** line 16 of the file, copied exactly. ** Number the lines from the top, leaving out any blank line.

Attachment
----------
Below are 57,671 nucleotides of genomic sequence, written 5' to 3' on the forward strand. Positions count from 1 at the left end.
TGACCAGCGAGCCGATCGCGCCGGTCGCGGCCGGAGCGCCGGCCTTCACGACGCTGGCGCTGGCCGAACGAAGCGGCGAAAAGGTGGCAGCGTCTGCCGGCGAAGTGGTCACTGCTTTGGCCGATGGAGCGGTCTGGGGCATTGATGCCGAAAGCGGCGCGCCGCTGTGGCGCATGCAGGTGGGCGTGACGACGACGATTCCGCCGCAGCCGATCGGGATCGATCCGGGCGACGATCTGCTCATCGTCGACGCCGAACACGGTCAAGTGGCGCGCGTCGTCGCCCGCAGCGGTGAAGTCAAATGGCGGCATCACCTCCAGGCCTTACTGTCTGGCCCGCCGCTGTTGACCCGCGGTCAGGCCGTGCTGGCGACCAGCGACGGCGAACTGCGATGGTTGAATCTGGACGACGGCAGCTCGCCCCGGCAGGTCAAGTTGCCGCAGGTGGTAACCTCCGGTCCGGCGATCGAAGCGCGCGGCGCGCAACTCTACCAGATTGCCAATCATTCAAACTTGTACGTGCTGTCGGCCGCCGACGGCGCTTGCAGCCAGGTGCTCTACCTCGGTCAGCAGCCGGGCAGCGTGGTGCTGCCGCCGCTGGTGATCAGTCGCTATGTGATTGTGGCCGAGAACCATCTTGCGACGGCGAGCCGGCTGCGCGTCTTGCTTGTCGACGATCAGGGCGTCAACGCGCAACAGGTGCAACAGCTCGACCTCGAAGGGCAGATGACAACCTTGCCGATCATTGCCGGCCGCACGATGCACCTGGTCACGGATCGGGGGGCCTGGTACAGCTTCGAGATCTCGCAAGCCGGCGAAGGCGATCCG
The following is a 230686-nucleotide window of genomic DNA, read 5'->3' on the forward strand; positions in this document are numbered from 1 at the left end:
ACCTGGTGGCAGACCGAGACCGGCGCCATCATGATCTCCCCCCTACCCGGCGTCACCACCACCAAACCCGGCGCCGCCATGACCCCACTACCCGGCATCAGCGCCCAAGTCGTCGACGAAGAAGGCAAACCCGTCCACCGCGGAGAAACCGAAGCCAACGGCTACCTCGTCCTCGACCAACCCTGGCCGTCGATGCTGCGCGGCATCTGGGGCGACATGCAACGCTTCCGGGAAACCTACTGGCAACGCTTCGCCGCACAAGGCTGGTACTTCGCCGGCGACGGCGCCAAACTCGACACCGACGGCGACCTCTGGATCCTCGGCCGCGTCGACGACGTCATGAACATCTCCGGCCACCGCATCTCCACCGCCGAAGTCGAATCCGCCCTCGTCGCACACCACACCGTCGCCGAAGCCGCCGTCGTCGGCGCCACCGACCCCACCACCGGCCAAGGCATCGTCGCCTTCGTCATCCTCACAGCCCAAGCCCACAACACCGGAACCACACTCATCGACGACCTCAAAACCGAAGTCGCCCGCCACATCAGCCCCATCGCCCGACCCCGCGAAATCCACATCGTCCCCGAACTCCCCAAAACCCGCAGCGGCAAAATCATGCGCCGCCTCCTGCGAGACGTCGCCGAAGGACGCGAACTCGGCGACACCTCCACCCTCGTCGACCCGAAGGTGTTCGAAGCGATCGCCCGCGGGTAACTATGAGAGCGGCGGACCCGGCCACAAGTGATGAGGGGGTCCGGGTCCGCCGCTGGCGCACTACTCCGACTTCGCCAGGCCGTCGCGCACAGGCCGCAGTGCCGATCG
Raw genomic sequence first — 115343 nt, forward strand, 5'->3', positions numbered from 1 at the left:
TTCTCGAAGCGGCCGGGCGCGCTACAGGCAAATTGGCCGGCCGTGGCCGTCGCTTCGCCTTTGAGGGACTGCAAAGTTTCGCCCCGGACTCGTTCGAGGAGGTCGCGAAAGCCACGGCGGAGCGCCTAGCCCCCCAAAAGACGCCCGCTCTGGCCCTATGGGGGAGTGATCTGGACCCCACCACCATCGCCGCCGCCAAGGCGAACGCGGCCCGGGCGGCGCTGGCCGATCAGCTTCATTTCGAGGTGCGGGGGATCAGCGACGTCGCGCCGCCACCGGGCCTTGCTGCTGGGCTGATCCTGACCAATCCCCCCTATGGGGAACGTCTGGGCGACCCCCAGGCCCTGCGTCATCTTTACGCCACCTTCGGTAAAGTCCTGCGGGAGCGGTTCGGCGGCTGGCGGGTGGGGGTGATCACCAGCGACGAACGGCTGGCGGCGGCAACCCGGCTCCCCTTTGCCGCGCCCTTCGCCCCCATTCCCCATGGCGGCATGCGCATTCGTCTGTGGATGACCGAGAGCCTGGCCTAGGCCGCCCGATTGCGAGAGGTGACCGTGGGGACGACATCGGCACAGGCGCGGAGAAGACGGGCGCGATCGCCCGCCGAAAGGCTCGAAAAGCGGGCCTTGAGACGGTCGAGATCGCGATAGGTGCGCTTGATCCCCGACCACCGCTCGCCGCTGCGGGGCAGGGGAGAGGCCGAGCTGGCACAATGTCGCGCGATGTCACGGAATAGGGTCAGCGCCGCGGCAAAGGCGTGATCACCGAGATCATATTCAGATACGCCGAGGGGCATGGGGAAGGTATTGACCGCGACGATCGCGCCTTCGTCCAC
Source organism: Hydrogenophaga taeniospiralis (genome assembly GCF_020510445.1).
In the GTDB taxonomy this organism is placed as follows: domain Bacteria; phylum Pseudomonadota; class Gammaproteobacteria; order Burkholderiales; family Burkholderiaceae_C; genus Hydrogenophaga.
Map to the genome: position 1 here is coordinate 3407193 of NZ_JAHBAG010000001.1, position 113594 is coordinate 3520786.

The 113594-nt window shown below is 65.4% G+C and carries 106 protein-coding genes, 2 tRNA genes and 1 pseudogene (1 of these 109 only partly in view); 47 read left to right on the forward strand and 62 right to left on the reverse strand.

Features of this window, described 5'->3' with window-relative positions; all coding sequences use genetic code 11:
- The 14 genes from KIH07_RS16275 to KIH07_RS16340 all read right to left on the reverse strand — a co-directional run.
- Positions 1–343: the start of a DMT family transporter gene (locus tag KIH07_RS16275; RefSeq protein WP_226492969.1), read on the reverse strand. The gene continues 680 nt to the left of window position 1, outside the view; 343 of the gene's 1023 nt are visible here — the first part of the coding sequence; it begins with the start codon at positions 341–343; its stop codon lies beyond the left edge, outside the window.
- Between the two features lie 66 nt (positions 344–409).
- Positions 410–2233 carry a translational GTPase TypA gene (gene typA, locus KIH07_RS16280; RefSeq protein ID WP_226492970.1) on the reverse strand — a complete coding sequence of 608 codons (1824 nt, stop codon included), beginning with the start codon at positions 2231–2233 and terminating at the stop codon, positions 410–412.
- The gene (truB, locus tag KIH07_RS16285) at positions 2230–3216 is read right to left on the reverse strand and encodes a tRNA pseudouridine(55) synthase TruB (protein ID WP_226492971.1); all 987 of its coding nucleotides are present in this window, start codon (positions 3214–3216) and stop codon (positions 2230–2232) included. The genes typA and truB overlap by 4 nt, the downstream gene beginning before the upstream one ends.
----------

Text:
- The gene (truB, locus tag KIH07_RS16285) at positions 2230–3216 is read right to left on the reverse strand and encodes a tRNA pseudouridine(55) synthase TruB (protein ID WP_226492971.1); all 987 of its coding nucleotides are present in this window, start codon (positions 3214–3216) and stop codon (positions 2230–2232) included. The genes typA and truB overlap by 4 nt, the downstream gene beginning before the upstream one ends.